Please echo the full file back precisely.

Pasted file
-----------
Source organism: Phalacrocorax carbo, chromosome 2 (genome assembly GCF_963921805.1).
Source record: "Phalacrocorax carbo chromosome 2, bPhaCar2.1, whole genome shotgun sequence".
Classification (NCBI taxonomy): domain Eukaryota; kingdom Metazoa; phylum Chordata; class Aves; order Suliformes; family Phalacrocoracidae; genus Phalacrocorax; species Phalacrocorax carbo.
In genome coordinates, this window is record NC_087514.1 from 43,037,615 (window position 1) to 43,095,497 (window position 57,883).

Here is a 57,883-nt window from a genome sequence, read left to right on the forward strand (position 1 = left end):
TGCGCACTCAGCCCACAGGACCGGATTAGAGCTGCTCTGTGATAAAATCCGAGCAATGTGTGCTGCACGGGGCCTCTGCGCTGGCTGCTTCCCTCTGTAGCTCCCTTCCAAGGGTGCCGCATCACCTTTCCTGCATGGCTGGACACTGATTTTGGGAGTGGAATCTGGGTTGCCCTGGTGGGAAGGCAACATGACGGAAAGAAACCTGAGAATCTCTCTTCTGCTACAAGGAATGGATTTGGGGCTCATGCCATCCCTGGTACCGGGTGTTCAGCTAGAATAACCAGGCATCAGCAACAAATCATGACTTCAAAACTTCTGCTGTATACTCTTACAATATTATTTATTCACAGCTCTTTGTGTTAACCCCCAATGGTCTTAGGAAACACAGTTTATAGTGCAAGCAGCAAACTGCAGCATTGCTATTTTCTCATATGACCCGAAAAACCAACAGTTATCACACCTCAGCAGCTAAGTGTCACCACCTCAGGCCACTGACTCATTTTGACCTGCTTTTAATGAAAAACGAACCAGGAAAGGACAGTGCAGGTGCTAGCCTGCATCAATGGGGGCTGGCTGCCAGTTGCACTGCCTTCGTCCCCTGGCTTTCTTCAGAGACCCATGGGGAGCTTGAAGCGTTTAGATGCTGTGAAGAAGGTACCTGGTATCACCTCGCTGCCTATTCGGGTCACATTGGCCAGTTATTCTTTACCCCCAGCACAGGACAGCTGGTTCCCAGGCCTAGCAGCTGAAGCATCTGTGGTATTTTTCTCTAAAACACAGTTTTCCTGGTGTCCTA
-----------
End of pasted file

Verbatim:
Source organism: Phalacrocorax carbo, chromosome 2 (genome assembly GCF_963921805.1).
Source record: "Phalacrocorax carbo chromosome 2, bPhaCar2.1, whole genome shotgun sequence".
Classification (NCBI taxonomy): domain Eukaryota; kingdom Metazoa; phylum Chordata; class Aves; order Suliformes; family Phalacrocoracidae; genus Phalacrocorax; species Phalacrocorax carbo.
In genome coordinates, this window is record NC_087514.1 from 43,037,615 (window position 1) to 43,095,497 (window position 57,883).

Here is a 57,883-nt window from a genome sequence, read left to right on the forward strand (position 1 = left end):
TGCGCACTCAGCCCACAGGACCGGATTAGAGCTGCTCTGTGATAAAATCCGAGCAATGTGTGCTGCACGGGGCCTCTGCGCTGGCTGCTTCCCTCTGTAGCTCCCTTCCAAGGGTGCCGCATCACCTTTCCTGCATGGCTGGACACTGATTTTGGGAGTGGAATCTGGGTTGCCCTGGTGGGAAGGCAACATGACGGAAAGAAACCTGAGAATCTCTCTTCTGCTACAAGGAATGGATTTGGGGCTCATGCCATCCCTGGTACCGGGTGTTCAGCTAGAATAACCAGGCATCAGCAACAAATCATGACTTCAAAACTTCTGCTGTATACTCTTACAATATTATTTATTCACAGCTCTTTGTGTTAACCCCCAATGGTCTTAGGAAACACAGTTTATAGTGCAAGCAGCAAACTGCAGCATTGCTATTTTCTCATATGACCCGAAAAACCAACAGTTATCACACCTCAGCAGCTAAGTGTCACCACCTCAGGCCACTGACTCATTTTGACCTGCTTTTAATGAAAAACGAACCAGGAAAGGACAGTGCAGGTGCTAGCCTGCATCAATGGGGGCTGGCTGCCAGTTGCACTGCCTTCGTCCCCTGGCTTTCTTCAGAGACCCATGGGGAGCTTGAAGCGTTTAGATGCTGTGAAGAAGGTACCTGGTATCACCTCGCTGCCTATTCGGGTCACATTGGCCAGTTATTCTTTACCCCCAGCACAGGACAGCTGGTTCCCAGGCCTAGCAGCTGAAGCATCTGTGGTATTTTTCTCTAAAACACAGTTTTCCTGGTGTCCTA